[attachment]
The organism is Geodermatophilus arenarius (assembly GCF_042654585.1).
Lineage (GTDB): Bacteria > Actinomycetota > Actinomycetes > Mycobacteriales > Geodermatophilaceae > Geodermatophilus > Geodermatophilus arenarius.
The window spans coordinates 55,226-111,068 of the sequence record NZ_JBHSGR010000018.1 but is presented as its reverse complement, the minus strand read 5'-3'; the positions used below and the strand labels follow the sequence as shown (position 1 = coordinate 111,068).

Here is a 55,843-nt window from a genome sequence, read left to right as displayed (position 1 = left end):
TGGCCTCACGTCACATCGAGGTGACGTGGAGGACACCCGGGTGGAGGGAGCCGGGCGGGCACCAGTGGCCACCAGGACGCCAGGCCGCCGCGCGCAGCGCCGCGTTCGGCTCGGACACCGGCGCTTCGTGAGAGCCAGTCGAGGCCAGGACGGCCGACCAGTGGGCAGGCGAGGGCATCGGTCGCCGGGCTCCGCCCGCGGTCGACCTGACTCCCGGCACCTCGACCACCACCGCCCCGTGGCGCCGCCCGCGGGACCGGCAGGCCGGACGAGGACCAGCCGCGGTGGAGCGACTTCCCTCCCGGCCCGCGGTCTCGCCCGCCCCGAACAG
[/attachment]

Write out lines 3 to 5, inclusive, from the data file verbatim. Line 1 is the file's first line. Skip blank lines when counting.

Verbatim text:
The window spans coordinates 55,226-111,068 of the sequence record NZ_JBHSGR010000018.1 but is presented as its reverse complement, the minus strand read 5'-3'; the positions used below and the strand labels follow the sequence as shown (position 1 = coordinate 111,068).

Here is a 55,843-nt window from a genome sequence, read left to right as displayed (position 1 = left end):
TGGCCTCACGTCACATCGAGGTGACGTGGAGGACACCCGGGTGGAGGGAGCCGGGCGGGCACCAGTGGCCACCAGGACGCCAGGCCGCCGCGCGCAGCGCCGCGTTCGGCTCGGACACCGGCGCTTCGTGAGAGCCAGTCGAGGCCAGGACGGCCGACCAGTGGGCAGGCGAGGGCATCGGTCGCCGGGCTCCGCCCGCGGTCGACCTGACTCCCGGCACCTCGACCACCACCGCCCCGTGGCGCCGCCCGCGGGACCGGCAGGCCGGACGAGGACCAGCCGCGGTGGAGCGACTTCCCTCCCGGCCCGCGGTCTCGCCCGCCCCGAACAG